2. Drain off the salt water brine. Rinse the cucumbers. Set aside.
  3. Sterilize 8 pint mason jars, lids, and screw rings.
  4. In medium sauce pan, combine vinegar, 3 1/2 cups water, and 1/4 cup pickling salt. Bring to boil, reduce heat, and simmer for 5 minutes. Remove from heat and set aside.
  5. Into each sterilized jar placed 1 garlic clove, 1/2 teaspoon dill seed, 1 dill head or 1/2 teaspoon dried dill, and black pepper corns.
  6. Pack cucumbers into each jar, and cover with vinegar solution. Leave 1/2 inch of head space. Wipe the rim with a damp cloth. Place on lids and screw bands, tightening only until fingertip-tight.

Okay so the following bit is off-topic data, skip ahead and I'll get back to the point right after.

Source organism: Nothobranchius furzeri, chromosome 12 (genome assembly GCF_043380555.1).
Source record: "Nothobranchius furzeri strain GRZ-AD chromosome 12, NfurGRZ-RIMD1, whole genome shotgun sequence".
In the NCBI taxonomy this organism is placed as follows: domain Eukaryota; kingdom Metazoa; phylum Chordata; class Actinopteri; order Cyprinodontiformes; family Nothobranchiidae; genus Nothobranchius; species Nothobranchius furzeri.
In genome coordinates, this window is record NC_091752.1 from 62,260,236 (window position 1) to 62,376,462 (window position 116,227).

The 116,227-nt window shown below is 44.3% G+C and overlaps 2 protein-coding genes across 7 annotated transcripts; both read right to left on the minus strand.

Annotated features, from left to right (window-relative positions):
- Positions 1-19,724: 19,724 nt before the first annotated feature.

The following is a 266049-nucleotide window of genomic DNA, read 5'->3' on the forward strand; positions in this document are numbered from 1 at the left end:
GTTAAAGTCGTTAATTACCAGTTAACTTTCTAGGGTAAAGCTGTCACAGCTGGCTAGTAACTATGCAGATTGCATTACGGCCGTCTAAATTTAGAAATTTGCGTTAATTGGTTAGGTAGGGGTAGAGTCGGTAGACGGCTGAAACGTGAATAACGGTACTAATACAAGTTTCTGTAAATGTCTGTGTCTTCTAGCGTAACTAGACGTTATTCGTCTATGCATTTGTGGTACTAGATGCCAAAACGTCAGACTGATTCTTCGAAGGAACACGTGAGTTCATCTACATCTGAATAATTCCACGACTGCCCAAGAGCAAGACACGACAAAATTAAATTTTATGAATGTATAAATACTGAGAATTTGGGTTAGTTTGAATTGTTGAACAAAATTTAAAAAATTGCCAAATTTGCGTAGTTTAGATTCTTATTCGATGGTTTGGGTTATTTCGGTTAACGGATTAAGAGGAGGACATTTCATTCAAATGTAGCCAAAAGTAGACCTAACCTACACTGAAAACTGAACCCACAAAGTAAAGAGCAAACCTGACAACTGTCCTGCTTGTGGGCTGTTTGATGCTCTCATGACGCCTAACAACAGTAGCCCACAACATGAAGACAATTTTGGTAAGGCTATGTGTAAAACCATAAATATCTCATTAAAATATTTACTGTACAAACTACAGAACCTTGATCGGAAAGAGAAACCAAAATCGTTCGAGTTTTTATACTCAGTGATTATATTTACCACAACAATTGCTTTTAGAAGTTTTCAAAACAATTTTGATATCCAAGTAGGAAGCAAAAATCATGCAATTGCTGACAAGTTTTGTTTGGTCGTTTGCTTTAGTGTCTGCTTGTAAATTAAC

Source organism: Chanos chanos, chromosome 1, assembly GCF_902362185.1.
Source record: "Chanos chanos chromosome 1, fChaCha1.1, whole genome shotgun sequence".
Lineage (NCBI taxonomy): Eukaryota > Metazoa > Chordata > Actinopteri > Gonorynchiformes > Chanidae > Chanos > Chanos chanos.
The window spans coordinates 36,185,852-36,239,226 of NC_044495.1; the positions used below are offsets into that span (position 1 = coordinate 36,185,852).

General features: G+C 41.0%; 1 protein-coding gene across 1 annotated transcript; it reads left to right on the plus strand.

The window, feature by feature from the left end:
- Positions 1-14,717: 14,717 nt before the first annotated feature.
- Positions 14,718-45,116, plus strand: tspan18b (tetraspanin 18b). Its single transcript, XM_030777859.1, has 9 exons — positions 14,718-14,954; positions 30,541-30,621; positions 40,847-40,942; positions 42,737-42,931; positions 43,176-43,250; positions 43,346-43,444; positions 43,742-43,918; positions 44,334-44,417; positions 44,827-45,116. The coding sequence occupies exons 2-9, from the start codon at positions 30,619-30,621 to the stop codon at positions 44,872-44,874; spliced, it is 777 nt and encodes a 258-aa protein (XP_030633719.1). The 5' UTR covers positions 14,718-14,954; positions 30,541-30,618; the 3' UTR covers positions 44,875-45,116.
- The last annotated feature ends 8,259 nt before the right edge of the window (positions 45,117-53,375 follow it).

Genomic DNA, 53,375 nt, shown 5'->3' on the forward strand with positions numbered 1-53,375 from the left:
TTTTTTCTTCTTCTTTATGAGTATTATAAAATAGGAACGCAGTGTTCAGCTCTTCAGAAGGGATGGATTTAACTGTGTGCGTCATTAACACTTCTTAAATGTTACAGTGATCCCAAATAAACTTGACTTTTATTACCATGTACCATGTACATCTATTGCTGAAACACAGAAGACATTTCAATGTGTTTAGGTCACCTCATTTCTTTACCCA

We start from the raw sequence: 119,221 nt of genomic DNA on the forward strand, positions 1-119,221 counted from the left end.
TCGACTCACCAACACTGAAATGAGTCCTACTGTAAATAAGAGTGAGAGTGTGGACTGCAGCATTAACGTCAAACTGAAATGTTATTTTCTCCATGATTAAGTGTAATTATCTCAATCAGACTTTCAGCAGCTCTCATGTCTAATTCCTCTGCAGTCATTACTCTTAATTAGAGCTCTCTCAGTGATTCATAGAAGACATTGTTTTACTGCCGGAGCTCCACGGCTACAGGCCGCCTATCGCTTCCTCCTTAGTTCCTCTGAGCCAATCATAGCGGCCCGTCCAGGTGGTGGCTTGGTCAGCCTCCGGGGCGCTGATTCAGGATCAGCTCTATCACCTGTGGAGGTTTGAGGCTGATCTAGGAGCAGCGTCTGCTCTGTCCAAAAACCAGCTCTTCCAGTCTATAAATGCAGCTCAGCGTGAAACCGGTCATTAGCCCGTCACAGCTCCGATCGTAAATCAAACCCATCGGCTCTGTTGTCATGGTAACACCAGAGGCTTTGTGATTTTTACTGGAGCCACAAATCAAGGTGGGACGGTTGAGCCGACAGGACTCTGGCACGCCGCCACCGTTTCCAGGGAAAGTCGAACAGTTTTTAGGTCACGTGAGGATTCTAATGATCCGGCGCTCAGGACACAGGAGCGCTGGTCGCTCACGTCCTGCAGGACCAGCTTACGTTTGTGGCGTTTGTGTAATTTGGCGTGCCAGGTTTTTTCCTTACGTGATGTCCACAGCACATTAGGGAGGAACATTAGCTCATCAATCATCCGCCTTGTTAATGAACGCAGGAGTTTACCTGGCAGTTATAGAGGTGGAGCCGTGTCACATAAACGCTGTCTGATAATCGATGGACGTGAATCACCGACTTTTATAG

7. Process for 10 minutes in a boiling water bath.

Other Resources from Sarah:
Here are some canning resources that will help further explain the preserving process. Many suggest to get a specific canning pot. I don’t think that is necessary. I use a large lobster pot. It just needs to be big enough so that the jars are submerged in and covered by an inch or two of water.

Good article: http://voices.yahoo.com/how-pickles-using-boiling-water-canner-3633115.html
Good book (the same one the recipe came from): Homemade Living: Canning & Preserving with Ashley English: All You Need to Know to Make Jams, Jellies, Pickles, Chutneys & More